We're No. 1? 

Mayor touts rankings but spends little time on budget, other problems in State of the City address

click to enlarge Mayor Lionel Rivera and City Council may consider - freezing city employees wages. - FILE PHOTO
  • File Photo
  • Mayor Lionel Rivera and City Council may consider freezing city employees wages.

Just before Mayor Lionel Rivera delivered his annual State of the City address Tuesday at the Antlers Hilton, another No. 1 ranking rolled in. Men's Health magazine designated Colorado Springs the top city ... for dogs.

That announcement was followed by a speech littered with ratings and outside praise. No. 4 city to live in, from Frommer's travel-guide company. No. 16 among "America's smartest cities" from CNNMoney. "One of the top job-generating cities in America" from the Milken Institute. And "one of the country's top places for business and careers" from Forbes. All this, on top of the much-touted No. 1 "big-city" grade from Money Magazine.

We owe it all, Rivera said, to the people who work here.

"It truly has been a community-wide collaboration that has helped our city garner so much recognition this last year," Rivera said to about 350 people at the Chamber of Commerce-sponsored luncheon. "And it starts with great city, utility and hospital employees."

As to the actual state of the city, Rivera hyped public safety, health care and transportation. And he glossed over the problems the sluggish Southern Delivery System plans, the lack of a discount airline at the local airport, and a water fight with Pueblo to circle back to Colorado Springs as a "leading-edge" and "world-class" place.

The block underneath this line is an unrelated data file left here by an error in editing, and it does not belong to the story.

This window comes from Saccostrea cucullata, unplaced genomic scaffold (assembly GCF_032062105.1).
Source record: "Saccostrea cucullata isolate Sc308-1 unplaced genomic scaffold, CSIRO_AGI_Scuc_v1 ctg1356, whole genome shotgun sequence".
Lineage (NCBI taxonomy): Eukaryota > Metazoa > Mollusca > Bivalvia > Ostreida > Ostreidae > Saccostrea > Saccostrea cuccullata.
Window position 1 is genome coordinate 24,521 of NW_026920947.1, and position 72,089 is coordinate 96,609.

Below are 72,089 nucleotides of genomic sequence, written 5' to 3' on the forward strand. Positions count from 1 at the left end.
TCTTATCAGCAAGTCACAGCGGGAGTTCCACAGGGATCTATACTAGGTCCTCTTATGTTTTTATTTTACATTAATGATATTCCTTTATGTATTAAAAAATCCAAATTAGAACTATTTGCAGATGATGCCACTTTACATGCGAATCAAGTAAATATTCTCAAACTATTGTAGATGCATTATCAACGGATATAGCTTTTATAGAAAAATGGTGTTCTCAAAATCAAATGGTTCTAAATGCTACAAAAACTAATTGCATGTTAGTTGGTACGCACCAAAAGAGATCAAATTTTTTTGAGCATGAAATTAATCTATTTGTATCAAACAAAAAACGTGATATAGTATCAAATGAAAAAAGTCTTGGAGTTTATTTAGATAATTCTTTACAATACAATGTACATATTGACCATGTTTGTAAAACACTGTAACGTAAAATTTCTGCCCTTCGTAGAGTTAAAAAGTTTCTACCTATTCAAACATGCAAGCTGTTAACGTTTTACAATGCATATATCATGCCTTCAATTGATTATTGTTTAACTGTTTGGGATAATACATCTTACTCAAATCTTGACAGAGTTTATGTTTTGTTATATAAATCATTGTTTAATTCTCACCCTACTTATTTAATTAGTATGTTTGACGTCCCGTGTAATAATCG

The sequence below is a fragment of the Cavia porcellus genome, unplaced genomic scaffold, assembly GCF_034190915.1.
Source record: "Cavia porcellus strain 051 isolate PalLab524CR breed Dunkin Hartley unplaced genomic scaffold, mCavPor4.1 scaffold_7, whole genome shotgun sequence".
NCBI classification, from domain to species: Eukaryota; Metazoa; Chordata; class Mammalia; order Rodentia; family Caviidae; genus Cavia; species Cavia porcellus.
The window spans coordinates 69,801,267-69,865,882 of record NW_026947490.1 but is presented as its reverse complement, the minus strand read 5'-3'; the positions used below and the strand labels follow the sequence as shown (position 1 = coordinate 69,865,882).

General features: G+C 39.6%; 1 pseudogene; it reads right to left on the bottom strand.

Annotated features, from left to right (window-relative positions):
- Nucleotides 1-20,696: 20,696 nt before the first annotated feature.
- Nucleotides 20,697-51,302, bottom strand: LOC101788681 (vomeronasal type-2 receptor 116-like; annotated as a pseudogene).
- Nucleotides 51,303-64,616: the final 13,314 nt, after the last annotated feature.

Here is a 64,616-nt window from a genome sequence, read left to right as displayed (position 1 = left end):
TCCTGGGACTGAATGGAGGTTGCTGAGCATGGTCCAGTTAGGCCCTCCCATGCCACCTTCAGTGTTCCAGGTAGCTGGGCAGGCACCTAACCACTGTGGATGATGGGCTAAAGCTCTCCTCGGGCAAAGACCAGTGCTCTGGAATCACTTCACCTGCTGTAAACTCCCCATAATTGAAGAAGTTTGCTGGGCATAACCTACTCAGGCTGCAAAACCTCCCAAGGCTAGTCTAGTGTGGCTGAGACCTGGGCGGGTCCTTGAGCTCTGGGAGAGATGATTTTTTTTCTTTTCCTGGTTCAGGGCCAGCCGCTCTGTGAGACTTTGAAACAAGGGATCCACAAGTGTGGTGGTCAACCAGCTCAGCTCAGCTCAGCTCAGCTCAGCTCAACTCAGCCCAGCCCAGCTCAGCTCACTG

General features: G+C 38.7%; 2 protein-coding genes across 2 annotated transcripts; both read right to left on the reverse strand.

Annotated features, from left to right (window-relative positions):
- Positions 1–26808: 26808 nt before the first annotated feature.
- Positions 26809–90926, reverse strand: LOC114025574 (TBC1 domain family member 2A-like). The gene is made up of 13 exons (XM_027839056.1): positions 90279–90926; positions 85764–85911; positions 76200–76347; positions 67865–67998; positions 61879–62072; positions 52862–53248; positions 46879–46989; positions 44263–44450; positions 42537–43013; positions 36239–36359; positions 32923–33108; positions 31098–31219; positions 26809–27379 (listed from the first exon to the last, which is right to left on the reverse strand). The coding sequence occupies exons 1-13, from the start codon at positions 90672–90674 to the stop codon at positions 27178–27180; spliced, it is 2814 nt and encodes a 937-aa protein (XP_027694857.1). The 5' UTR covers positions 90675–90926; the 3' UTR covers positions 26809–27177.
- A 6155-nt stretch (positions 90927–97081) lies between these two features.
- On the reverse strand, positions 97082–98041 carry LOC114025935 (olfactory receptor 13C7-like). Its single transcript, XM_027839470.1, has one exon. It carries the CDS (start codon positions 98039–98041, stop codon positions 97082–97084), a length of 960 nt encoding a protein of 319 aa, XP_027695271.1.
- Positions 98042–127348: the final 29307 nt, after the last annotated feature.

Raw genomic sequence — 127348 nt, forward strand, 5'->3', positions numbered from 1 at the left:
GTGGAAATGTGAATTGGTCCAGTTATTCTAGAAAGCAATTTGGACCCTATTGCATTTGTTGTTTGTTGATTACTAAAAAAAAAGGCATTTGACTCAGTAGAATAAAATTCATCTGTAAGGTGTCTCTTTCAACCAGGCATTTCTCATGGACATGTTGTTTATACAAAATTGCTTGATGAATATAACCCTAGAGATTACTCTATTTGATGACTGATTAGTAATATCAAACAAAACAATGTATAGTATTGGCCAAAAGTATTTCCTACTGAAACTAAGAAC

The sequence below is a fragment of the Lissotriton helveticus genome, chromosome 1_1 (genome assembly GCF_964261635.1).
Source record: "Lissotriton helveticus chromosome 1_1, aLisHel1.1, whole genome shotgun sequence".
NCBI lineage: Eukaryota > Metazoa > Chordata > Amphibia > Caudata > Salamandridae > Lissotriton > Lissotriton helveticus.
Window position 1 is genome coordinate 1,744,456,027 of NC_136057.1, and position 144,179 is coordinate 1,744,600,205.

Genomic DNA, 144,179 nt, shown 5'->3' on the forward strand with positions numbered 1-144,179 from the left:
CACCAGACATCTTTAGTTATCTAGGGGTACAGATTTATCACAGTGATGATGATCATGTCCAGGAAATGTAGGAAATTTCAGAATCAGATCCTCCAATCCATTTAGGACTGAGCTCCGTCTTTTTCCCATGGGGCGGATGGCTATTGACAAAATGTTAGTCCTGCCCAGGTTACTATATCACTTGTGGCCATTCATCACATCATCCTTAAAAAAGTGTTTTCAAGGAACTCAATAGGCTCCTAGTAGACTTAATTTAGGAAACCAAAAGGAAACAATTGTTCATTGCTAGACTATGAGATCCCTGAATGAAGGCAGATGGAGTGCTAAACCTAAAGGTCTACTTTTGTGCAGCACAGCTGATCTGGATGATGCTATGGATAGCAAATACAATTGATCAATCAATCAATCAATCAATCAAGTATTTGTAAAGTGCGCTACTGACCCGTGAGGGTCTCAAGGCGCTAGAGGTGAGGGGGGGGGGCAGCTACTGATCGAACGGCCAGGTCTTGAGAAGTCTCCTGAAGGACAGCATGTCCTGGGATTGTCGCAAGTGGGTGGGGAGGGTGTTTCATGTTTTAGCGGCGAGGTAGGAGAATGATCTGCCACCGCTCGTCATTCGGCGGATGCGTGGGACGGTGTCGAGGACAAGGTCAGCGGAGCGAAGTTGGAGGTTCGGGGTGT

Another thing Rivera barely mentioned and what might impact those very people he praised is a serious budget shortfall.

Due to lagging sales tax revenue, the city is looking at a projected $7.4 million deficit in 2007. Next year's projection looks even worse $12.4 million in the red.

In order to remedy the 2007 budget woes, the city delayed certain capital-improvement projects and implemented a selective hiring freeze in early May. (It doesn't affect public safety and some public-works personnel.)

City officials might take more serious steps to avert the 2008 prediction. Over the past six years, salaries and benefits have increased for city employees, while sales-tax revenue has failed to keep pace.

According to Lisa Bigelow, the city's budget director, Colorado Springs may cancel its anticipated $4 million wage-increase package for city employees in 2008.

"We would not be able to pay our employees at what the policy is," says Bigelow, adding that Colorado Springs pays its employees the national median wage for the previous year.

The wage-package cut and other recommendations will be presented to City Council in October.

It was only toward the end of his State of the City speech that Rivera speculated on the budget problem.

"I mentioned that sales-tax revenues fund 55 percent of our general fund, and that they have been slower than expected," he said. "A lot of that leakage is large retailers locating their facilities outside the city limits to service that growing population base."

The key, Rivera said, is encouraging development within city limits, from revitalizing downtown to promoting growth on both ends of Nevada Avenue.

Until that happens, though, it looks like the city's own employees might bear the brunt.



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